Canadian Elections

2020 Conservative Party of Canada Leadership Race

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2020 Conservative Party of Canada leadership race

The 2020 Conservative Party of Canada leadership race is under way. Who will be the next leader of the official opposition?

On June 27, 2020, the Conservatives will choose their new leader, who will replace the outgoing Andrew Scheer. We have the list of candidates and the backstory on this leadership contest.


Leadership races never begin because a party did well in a recent election.

On October 21, 2019, Canada voted in its 2019 federal election, which we covered on Electionarium. While the Conservatives gained over 20 seats and reduced Justin Trudeau’s Liberals to a minority government (with an assist by the Bloc Quebecois), the CPC underperformed expectations. Even though they caught the Liberals in the national popular vote, their results in Ontario in particular let them down. The CPC did not make the inroads they needed or expected, claiming just minimal gains. Some blame an unpopular Progressive Conservative government in Ontario, while others blamed Scheer himself.

The pressure got to Scheer, who did not at first resign. About two months after the election, under continuous scrutiny from within the party, he announced his departure from the leadership, beginning this 2020 race.

2020 Conservative Party of Canada Leadership Candidates

Candidates listed in surname alphabetical order. Updated February 29, 2020.

Marilyn Gladu
MP for Sarnia-Lambton, ON (2015-pres.)
Jim Karahalios
Conservative Activist
Rudy Husny
Conservative Activist
Leslyn Lewis
2015 Ontario PC Candidate
Peter MacKay
Deputy CPC Leader (2004-2015)
Erin O’Toole
MP for Durham, ON (2012-pres.)
Rick Peterson
2017 CPC Leadership Candidate
Derek Sloan
MP for Hastings-Lennox and Addington, ON (2019-pres.)

Pre-Election Analysis

There is a decided lack of heavy-hitters in the current Tory field, and those from west of Ontario. It feels like Peter MacKay’s to lose, but the social conservative wing of the party may see to it that he does.

The 800-pound/363-kilogram gorilla in the room did not jump into the race. Once Rona Ambrose, former leader of the opposition, stepped out of the way, that cleared the field. Now seen as the frontrunner is Peter MacKay, once the leader of the federal Progressive Conservatives who merged his party with Stephen Harper’s Canadian Alliance. MacKay did not seek the initial CPC leadership back in 2004, but MacKay was Harper’s second-in-command for 11 years. Now, he feels it is his time to ascend to the leadership. The question is, will this be a coronation of MacKay the way it could have been one for Ambrose?

Time will tell on that. MacKay is seen as a “safe” choice: an experienced parliamentarian, well-known within the CPC, a former cabinet minister and deputy leader, and more socially moderate. Social views are perceived to be one of the issues that sank Andrew Scheer. Appealing to the East, Ontario in particular, will be a Conservative priority over the next few years and in the lead-up to the next election. That is scheduled for late 2023, but true minority governments in the Canadian House of Commons never last a full term. Tories will be preparing for an election sooner, perhaps in 2021 or 2022, and some may find MacKay the best pair of hands to which to entrust the leadership. A potential issue for him in that Eastern appeal, however, is his lack of proficiency in French.1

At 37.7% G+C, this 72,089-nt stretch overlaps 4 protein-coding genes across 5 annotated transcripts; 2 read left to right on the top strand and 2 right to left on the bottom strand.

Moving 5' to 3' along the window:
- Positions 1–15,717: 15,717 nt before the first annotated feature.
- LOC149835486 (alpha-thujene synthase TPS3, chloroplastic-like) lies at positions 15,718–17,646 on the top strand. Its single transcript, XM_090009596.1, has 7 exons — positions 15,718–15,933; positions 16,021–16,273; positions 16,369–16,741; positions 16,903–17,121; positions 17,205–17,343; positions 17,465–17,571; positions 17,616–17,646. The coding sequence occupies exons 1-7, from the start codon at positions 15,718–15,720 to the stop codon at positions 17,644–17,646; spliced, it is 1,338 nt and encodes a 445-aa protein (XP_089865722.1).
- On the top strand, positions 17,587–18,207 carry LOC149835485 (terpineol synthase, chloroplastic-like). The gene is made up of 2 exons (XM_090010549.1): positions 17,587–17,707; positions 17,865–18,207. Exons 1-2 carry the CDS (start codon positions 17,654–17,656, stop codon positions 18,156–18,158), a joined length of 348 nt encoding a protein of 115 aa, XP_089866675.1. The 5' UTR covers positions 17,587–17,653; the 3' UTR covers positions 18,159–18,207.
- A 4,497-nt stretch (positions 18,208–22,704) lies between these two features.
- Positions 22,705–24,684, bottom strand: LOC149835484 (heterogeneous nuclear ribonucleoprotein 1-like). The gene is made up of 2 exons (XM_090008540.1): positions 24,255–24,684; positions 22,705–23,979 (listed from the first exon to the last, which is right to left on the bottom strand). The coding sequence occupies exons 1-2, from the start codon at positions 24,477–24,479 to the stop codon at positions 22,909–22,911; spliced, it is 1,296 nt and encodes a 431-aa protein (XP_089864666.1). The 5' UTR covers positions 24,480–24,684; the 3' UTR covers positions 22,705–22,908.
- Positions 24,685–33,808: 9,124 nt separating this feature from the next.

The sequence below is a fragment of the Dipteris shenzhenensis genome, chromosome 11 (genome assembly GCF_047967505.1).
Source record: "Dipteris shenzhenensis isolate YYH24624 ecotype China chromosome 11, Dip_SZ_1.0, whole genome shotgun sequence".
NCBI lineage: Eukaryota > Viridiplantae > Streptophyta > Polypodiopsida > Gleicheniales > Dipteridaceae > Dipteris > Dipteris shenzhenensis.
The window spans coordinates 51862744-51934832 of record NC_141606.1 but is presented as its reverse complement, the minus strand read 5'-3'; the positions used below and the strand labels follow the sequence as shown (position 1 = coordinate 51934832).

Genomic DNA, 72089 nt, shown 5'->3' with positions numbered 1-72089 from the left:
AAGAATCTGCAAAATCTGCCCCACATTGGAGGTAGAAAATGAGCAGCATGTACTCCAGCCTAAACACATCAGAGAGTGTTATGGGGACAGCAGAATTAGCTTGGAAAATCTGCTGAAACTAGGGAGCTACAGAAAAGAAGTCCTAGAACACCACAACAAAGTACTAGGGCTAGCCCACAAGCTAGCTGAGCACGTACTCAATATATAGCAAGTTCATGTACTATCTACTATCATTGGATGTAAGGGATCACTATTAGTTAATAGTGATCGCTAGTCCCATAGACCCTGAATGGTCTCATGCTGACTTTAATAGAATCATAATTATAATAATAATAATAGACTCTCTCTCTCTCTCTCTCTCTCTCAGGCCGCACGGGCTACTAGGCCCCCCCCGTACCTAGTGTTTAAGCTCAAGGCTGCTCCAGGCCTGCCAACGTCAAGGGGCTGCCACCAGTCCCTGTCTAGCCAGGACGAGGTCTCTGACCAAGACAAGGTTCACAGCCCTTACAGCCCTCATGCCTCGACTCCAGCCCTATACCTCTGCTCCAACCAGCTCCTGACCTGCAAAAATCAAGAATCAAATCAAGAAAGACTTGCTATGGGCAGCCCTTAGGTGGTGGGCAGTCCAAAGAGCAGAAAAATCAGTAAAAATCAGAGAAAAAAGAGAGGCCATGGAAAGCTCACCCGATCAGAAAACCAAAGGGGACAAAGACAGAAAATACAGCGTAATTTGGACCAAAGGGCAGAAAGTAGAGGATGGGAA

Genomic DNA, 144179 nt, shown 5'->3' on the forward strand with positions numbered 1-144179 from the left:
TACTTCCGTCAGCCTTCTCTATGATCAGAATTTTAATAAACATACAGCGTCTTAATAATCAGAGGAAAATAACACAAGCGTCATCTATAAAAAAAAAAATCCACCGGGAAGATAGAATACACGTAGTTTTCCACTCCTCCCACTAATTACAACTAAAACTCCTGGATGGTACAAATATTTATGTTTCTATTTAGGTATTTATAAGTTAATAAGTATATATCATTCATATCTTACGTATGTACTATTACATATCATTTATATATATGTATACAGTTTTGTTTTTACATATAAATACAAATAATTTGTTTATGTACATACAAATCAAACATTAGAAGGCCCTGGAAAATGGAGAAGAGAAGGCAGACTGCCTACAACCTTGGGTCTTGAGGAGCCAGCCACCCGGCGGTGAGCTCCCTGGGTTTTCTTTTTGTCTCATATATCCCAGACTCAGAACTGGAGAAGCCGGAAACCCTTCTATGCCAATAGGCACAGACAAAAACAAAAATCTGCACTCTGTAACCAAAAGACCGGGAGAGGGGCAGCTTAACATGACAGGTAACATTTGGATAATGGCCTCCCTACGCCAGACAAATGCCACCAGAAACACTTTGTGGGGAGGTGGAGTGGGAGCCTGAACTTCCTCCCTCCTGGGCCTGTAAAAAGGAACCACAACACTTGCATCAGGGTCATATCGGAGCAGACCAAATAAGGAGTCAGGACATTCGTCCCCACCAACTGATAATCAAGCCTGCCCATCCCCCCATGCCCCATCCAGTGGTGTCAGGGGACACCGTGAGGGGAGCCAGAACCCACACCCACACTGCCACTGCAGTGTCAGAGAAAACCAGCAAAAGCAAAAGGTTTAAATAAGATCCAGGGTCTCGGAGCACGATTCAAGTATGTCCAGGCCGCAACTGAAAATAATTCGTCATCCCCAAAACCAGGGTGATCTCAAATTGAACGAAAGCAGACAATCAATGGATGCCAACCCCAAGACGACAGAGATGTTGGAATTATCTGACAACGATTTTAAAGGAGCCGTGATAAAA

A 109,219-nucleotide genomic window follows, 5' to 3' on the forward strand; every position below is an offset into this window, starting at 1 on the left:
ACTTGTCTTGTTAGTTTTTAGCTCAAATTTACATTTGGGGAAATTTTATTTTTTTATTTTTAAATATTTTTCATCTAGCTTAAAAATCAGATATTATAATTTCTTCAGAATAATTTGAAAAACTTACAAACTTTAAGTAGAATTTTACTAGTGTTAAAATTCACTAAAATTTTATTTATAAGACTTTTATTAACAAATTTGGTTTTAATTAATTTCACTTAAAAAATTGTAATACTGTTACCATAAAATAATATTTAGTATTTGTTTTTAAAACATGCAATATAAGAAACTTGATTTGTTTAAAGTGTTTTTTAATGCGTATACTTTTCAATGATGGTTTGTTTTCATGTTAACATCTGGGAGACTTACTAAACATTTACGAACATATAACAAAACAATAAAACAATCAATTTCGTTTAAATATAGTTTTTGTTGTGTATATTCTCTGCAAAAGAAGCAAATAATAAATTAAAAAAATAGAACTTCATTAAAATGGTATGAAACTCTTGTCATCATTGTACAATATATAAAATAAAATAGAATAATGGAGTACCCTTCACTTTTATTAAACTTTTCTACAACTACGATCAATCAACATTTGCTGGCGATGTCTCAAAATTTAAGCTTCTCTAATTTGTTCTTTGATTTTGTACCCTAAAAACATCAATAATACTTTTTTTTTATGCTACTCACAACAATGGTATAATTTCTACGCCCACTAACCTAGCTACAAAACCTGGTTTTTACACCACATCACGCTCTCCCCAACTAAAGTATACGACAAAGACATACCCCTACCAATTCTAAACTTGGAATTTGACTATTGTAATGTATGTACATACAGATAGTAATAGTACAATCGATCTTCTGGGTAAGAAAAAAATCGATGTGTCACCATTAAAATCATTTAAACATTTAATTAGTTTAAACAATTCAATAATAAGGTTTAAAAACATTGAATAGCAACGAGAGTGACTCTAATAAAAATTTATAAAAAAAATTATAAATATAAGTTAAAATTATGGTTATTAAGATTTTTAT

MacKay will not be alone in the race, however. Erin O’Toole is an Ontario MP who may emerge as MacKay’s chief rival in the 2020 Conservative Party of Canada leadership election. O’Toole wasted no time in going after MacKay as being to the left of the Conservative Party.2 He has been on the frontbench of the Conservative Party himself, and could position himself as the “right” alternative to MacKay. If this race becomes a Red Tory vs. Blue Tory affair, then Conservatives will have to ask themselves what they want in light of the events of the 2019 election. Just imagine what the Red Tories would have been saying if it was Maxime Bernier who lost the 2019 election for them.

But, what happens with the West? You know, the region of Canada that went almost entirely blue in the last federal election? They are still important to the Conservatives for obvious reasons, and the lack of prominent Westerners stepping up for the leadership is quite interesting. After Ambrose ducked the race, this created opportunities for some like Michelle Rempel Garner and Christy Clark to jump in, but neither has done so as of February 1. Even Stephen Harper’s name was floated, but the former prime minister is out of the running. Will Rick Peterson make himself the “candidate of the West,” and how far would it get him? Much is left to be decided.


1: Brian Platt and Stuart Thomson, “Conservative leadership notebook: O’Toole as attack dog, the missing West, and deadlines that really matter,” National Post, January 31, 2020,

2: Stephen Maher, “Why can’t Peter MacKay speak French?,”, January 27, 2020,

X: More on Canadian elections can be found here at Electionarium.

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